Key takeaway: Effective resource planning can be implemented if all the four components mentioned above are considered before the project kickstarts. The more in-depth the list, the better the chances of optimized and on-time project completion. In a similar vein, Project Management Tips summarizes the importance of ‘thinking through’ your project resources before the heavy-lifting begins:

“The more effort you put into thinking through the types of project resources you need and requesting them far enough in advance to ensure that they are ready for you when you need them, the easier it will be for you to complete your project on time, on budget, and to the required specifications.”

Why Do Project Resources Matter?

Improper resource planning can have disastrous results for your project, such as:

  • Running out of resources halfway through the project
  • Overcommitment of resources: According to data, 77% of product development organizations with poor capacity planning skills end up overcommitting their resources.
  • Delayed or missed deadlines
  • Unsatisfactory results
  • Budget overshoots

On a more granular level, it allows project managers to:

  • Be better prepared for a project and progress with agility
  • Ensure that no team member is overworked or overbooked
  • Have a crystal-clear understanding of their asset’s workloads

Key takeaway: In other words, the chances of project failure can shoot up if your resource planning is not up to the mark. Plus, understanding the scope of resource requirements also helps project managers to prioritize tasks within the project and define the project constraints.

Top-3 Best Practices For Stellar Resource Planning

  1. Assign resources in a healthy balance and an optimal capacity.

As tempting as using fewer and fewer resources sounds (for obvious reasons such as cost-saving), cutting corners will only lead to chaos and delayed deadlines later.

2. Figure out the most important resources and the critical path for your project.

Let’s face it. Every project has some resources that are more important than others. So as a project manager, you should single out the core resources needed for the project and create a schedule accordingly. You can start by creating a critical path or a sequence of the most important tasks to understand resource priority.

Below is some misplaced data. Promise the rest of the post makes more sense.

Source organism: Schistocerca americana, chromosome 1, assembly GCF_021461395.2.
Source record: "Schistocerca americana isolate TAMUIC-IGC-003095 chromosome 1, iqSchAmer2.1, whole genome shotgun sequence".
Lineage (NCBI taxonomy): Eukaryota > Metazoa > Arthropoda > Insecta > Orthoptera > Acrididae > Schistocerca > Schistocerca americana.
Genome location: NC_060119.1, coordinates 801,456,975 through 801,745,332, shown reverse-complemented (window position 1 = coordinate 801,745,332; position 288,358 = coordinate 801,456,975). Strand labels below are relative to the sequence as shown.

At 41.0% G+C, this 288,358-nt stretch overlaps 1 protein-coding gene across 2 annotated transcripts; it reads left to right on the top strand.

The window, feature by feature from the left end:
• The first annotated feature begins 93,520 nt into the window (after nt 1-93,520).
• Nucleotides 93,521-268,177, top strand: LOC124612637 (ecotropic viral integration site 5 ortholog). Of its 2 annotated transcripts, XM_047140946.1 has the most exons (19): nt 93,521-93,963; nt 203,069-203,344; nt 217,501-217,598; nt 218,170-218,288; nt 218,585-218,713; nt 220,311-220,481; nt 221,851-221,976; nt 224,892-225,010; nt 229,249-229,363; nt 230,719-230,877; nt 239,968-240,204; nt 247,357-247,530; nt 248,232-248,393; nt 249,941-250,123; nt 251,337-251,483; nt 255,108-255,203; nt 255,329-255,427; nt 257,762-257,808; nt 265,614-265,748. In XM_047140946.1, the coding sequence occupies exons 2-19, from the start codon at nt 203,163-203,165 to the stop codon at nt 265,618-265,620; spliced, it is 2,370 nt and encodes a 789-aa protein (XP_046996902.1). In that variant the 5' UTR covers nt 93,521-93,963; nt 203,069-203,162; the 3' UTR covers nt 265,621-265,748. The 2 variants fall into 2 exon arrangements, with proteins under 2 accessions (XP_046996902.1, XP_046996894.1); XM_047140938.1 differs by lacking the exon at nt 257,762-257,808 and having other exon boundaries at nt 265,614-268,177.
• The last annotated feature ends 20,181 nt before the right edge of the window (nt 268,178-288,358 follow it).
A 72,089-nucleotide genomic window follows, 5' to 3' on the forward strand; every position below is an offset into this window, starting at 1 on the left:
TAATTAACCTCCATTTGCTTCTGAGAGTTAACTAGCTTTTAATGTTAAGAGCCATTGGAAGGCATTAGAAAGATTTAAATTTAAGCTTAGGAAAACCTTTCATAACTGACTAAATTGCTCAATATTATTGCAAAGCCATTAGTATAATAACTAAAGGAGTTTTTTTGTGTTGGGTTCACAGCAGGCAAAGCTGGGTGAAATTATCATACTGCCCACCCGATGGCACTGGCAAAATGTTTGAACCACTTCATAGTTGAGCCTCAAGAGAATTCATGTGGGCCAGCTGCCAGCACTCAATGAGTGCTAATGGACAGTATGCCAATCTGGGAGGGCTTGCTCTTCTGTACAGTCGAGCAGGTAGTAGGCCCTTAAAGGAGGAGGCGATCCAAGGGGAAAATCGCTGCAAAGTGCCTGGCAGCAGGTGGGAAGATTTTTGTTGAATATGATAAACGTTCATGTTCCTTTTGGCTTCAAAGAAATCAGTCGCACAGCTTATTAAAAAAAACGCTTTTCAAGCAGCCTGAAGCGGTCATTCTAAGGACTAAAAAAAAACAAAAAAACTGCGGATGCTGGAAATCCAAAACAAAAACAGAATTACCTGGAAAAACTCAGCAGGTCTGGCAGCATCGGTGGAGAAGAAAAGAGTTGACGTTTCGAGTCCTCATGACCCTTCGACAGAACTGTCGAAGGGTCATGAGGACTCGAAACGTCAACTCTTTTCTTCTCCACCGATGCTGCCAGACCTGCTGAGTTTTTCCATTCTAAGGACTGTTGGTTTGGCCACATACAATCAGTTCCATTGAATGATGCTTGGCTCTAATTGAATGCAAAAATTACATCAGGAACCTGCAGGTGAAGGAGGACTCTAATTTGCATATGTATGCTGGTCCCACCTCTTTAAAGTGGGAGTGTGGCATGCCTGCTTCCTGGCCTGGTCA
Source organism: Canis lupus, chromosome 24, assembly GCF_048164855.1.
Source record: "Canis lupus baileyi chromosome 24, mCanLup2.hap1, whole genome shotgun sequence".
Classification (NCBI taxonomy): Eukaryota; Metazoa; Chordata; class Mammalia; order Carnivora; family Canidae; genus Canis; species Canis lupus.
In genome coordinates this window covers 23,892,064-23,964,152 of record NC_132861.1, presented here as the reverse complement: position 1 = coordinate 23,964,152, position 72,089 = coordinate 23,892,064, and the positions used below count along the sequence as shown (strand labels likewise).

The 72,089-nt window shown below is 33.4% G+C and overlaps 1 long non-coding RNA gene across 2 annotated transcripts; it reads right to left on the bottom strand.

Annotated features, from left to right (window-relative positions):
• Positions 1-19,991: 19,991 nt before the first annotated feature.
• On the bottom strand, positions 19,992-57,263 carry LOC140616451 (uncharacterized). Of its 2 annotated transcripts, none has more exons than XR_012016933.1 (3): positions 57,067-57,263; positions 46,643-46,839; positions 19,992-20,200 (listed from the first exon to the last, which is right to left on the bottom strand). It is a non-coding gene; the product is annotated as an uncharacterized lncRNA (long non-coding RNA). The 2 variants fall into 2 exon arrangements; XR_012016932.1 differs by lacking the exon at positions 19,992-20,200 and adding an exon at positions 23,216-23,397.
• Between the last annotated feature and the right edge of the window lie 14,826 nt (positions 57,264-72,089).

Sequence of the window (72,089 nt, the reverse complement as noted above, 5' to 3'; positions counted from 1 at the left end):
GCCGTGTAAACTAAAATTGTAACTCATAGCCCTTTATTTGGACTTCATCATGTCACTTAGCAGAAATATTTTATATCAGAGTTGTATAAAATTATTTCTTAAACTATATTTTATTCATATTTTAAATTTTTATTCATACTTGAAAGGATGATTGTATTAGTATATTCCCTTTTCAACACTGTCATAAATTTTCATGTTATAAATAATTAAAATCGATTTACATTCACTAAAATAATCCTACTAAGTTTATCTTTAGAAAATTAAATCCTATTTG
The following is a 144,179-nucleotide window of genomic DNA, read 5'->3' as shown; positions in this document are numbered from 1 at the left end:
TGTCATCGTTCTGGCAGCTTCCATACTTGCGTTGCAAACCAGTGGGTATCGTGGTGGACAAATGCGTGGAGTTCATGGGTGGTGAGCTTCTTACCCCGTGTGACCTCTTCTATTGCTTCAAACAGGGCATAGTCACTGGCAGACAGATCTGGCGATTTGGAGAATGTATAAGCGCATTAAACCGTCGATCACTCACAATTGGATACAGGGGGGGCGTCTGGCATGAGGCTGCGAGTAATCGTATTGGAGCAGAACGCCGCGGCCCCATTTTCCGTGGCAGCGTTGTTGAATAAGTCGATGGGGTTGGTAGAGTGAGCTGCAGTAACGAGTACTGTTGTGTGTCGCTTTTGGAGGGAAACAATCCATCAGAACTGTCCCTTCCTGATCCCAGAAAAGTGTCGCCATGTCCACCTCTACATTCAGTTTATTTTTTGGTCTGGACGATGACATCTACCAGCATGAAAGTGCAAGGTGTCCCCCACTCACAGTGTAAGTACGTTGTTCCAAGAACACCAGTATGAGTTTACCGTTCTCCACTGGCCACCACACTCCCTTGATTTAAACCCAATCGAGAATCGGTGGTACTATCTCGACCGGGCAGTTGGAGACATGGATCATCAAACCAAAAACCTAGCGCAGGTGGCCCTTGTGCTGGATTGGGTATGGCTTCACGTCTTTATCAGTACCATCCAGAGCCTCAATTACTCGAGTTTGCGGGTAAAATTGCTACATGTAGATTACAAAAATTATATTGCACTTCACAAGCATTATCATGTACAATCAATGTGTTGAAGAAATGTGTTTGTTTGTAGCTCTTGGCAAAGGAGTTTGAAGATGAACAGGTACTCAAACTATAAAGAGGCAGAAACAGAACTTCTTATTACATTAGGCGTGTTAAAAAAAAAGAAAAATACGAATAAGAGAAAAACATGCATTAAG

3. Automate tasks wherever possible.

There are many intelligent automation tools available that can literally ‘take over’ repetitive tasks so that you can save on labor costs and engage in optimal resource allocation of your valuable assets, particularly human assets.

How Can Resource Management Tools Help?

Luckily, there are plenty of impactful resource management tools available today that allow you to:

  • Get an in-depth understanding of the type of resources that are available for a project in addition to understanding their skills, expertise, and costs.
  • Identify and assign the right resources based on your project priorities and project map.
  • Keep an eye out for the resources and ensure equal work distribution.
  • Engage in accurate resource availability planning so that the project requirements are met within the budget and time frame.
  • Search for resources in real-time and make iterations based on resource attributes, project changes, and project priorities.

Wrapping Up

To wrap up, all resources of a project are central to ensuring that the project kicks off on the right foot, moves in the right direction, and is completed without any hiccups. Thinking strategically right from the very beginning about the kind of resources you’ll need, understanding their skill set as well as availability and costs, and preparing a resource schedule will ensure that you complete your project on time, within the stipulated budget, and most importantly, to the satisfaction of all the stakeholders and partners involved.